A third party can spend a total of $205,800 across Canada during a 37-day campaign, and no more than $4,116 in any riding, this total however would increase by a little over $5500 per day for a longer election period. A number of rules as to what and who falls into this category exist.

Then there is this courtesy of Montreal Simon

Many, if not most, of these cheques will go towards community projects that desperately need some federal funding, some of which have been waiting for years for funding, its not the expenditure thats the problem its the timing! This ploy to buy votes is so obvious and blatant that no one should fall for it, but many will actually believe that line “well now we have balanced the budget we can afford it” line, this despite the PBO assertion that that we are in fact in the hole still and that the economy is tanking!

As I have said here before I am coming to the conclusion that the limits on party and candidate spending, contributors tax deductions, and party and candidate reimbursement, should all be further restricted not increased as was brought in by that “Fair” Elections Act. If we are to have “Fair” elections the impact that “big money” has upon what the electorate hears about a particular party or candidate must be restricted and the ability of parties or candidates with less access to large war chests, such as those with support in less affluent riding’s, to put their platform before the public must be enhanced.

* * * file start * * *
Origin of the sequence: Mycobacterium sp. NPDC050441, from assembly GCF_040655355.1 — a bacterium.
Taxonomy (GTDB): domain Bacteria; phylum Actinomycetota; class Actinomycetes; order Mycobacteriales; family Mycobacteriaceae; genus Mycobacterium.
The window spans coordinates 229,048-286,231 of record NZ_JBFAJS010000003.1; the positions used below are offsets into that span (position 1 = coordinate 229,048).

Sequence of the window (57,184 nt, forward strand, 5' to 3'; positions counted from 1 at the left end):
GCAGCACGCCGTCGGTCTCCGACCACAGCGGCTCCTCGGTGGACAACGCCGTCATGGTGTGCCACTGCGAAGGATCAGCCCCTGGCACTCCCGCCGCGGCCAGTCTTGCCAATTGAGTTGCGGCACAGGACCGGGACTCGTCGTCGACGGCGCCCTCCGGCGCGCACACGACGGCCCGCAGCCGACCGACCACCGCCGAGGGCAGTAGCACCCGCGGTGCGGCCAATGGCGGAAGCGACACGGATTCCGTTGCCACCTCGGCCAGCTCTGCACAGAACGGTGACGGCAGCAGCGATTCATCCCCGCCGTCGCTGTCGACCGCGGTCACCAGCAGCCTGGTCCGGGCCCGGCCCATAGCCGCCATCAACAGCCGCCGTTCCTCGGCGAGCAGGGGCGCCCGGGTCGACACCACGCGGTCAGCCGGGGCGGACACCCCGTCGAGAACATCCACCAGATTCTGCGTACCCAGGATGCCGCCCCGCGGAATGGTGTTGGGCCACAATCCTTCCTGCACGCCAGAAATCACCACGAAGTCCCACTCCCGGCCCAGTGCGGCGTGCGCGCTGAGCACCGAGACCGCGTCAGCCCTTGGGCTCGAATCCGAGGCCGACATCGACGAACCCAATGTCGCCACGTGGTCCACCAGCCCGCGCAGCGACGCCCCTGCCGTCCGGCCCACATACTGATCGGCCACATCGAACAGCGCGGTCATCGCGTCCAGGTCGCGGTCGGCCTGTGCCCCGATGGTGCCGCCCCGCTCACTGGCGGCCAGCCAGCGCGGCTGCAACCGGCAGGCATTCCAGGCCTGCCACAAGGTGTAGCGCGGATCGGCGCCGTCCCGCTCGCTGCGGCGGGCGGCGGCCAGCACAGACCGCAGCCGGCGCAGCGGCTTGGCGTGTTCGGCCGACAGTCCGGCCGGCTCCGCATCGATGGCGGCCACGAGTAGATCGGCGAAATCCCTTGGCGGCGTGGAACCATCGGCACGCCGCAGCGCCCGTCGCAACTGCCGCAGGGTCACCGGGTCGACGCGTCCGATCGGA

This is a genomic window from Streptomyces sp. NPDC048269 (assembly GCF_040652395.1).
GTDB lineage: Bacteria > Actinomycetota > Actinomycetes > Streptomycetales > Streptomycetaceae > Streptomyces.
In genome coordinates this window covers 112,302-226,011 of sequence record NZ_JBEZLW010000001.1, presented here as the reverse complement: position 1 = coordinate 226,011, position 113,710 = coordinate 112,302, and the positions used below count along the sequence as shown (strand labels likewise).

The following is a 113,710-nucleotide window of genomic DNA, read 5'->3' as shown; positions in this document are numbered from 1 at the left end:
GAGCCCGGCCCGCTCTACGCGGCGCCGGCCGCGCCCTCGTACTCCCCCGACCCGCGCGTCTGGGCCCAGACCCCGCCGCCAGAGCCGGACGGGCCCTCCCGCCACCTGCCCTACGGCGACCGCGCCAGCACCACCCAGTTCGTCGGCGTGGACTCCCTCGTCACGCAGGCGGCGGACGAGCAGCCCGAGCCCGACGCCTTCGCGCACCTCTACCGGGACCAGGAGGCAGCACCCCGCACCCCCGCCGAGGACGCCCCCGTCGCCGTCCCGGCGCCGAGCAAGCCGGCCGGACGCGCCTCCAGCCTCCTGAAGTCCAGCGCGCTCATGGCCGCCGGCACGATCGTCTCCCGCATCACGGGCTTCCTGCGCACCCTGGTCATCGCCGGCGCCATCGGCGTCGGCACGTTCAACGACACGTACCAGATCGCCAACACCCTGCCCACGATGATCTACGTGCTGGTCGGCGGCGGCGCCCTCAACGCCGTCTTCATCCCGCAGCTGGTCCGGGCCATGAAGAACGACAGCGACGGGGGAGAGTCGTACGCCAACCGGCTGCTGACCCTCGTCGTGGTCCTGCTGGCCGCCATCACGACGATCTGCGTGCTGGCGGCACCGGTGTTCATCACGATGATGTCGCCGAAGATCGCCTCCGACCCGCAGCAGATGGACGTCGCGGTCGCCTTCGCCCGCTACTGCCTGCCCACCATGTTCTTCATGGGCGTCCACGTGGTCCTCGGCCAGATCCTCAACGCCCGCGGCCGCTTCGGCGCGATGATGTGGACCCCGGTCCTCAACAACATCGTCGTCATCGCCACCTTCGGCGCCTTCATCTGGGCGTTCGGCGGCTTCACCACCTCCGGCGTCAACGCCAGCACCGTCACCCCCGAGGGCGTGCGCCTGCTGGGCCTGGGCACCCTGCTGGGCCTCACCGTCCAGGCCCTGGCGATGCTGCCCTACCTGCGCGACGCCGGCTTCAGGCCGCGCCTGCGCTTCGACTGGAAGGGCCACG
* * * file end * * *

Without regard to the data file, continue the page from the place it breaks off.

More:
There are ways that they can put their ideas and platforms before the general public across the country without any cost to the public purse or their own coffers – one such is called 'debates' and although many will have limited circulation there WAS one that was available across the country. Now it seems that Mulclair has joined Harper in laying down 'conditions' tor any debates that he participates in that will kill the TV Consortium’s proposed October debate and further sideline the only Leader whom they all seem scared to debate. How can any leader who supports democracy (we know Harper does not, but Mulclair purports to) agree to debates that do not include ALL party leaders who have a seat in The House and support in every province.

Unfortunately little can be done to restrict advertising by individuals, groups or parties outside the election period, in a democracy folks are free to express their opinion and spend their money how they wish, but I sure want MUCH stronger, enforceable, rules upon government self promotion advertising and an independent body to vet such advertising BEFORE it hits the airwaves. Well I guy can dream cant he?

Sadly there is a real danger that the guys who spend the most money on attack Ads, self promotion and spreading lies and innuendo will be the ones to buy the most votes, would but that were not true but far too many folks are easily fooled.